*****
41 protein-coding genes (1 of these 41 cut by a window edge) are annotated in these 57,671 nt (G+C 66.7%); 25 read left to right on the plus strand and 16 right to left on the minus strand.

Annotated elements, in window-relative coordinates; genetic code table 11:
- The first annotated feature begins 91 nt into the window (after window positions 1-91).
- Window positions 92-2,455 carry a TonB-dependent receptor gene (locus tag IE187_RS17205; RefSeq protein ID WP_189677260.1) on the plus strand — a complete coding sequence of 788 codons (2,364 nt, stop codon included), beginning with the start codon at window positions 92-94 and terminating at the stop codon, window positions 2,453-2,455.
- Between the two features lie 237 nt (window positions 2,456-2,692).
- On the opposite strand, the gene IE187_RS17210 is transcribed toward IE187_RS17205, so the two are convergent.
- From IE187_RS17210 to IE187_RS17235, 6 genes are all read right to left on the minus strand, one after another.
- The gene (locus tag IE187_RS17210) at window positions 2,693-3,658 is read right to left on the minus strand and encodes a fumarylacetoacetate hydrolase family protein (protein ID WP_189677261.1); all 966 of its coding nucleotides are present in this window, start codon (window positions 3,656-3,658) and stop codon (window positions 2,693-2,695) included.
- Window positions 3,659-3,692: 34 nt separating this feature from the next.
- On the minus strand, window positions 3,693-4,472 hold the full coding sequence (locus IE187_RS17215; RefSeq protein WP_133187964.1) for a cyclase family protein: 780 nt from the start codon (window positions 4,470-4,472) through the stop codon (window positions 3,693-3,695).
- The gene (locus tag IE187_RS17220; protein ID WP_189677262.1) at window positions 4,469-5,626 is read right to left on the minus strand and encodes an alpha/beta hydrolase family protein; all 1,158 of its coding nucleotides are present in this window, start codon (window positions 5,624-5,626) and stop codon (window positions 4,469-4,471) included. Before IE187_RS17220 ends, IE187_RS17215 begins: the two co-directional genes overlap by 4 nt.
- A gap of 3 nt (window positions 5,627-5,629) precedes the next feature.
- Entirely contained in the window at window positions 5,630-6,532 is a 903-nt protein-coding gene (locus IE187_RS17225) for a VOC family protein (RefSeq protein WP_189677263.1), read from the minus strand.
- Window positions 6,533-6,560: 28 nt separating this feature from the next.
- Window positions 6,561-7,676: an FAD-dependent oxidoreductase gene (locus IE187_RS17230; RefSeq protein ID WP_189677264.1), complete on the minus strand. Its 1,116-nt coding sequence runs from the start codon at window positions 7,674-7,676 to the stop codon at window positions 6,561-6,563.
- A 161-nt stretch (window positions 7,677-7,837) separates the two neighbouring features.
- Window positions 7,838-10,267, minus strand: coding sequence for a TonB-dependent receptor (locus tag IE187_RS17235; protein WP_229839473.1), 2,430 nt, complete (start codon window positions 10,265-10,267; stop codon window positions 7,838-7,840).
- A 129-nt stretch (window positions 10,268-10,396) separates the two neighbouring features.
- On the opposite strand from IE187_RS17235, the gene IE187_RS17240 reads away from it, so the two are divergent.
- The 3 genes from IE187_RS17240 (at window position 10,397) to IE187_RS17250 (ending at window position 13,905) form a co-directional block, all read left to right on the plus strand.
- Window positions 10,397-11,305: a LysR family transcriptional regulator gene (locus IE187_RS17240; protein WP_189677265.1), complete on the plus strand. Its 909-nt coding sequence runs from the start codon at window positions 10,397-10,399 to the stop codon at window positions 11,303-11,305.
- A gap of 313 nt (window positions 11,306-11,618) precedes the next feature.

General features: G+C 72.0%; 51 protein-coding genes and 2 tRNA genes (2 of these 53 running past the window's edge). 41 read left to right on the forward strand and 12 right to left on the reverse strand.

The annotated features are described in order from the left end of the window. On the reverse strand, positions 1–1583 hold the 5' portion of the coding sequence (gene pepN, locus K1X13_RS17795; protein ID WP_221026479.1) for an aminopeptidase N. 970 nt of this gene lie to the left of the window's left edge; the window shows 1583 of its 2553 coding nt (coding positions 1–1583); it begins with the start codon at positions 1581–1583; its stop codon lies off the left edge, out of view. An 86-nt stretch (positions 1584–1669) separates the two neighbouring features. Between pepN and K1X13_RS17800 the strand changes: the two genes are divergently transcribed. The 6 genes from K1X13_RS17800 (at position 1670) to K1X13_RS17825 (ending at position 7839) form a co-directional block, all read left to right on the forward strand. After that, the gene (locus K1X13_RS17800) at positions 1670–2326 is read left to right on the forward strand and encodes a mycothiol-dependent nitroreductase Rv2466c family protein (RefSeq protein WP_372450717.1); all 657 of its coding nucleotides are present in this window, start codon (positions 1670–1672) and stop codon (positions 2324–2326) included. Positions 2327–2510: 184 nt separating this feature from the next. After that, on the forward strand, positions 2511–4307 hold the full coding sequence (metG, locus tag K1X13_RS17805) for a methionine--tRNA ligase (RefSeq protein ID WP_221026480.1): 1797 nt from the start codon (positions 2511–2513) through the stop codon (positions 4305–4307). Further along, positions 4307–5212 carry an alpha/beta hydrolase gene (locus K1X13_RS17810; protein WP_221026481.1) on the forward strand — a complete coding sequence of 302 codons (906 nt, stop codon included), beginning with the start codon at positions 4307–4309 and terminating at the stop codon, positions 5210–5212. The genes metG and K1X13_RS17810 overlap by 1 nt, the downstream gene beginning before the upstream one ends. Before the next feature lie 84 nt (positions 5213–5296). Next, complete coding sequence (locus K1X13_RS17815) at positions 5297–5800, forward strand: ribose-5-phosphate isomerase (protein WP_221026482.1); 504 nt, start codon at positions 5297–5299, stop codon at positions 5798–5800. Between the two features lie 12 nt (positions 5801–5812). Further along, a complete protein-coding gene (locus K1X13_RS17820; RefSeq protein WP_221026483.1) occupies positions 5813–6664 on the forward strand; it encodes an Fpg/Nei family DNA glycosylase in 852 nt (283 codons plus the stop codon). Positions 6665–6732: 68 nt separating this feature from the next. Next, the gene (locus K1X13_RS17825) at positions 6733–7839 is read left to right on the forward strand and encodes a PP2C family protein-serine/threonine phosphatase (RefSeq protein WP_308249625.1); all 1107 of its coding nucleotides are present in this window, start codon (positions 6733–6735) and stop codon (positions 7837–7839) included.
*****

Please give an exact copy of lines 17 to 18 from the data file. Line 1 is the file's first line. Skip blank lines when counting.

- Window positions 7,838-10,267, minus strand: coding sequence for a TonB-dependent receptor (locus tag IE187_RS17235; protein WP_229839473.1), 2,430 nt, complete (start codon window positions 10,265-10,267; stop codon window positions 7,838-7,840).
- A 129-nt stretch (window positions 10,268-10,396) separates the two neighbouring features.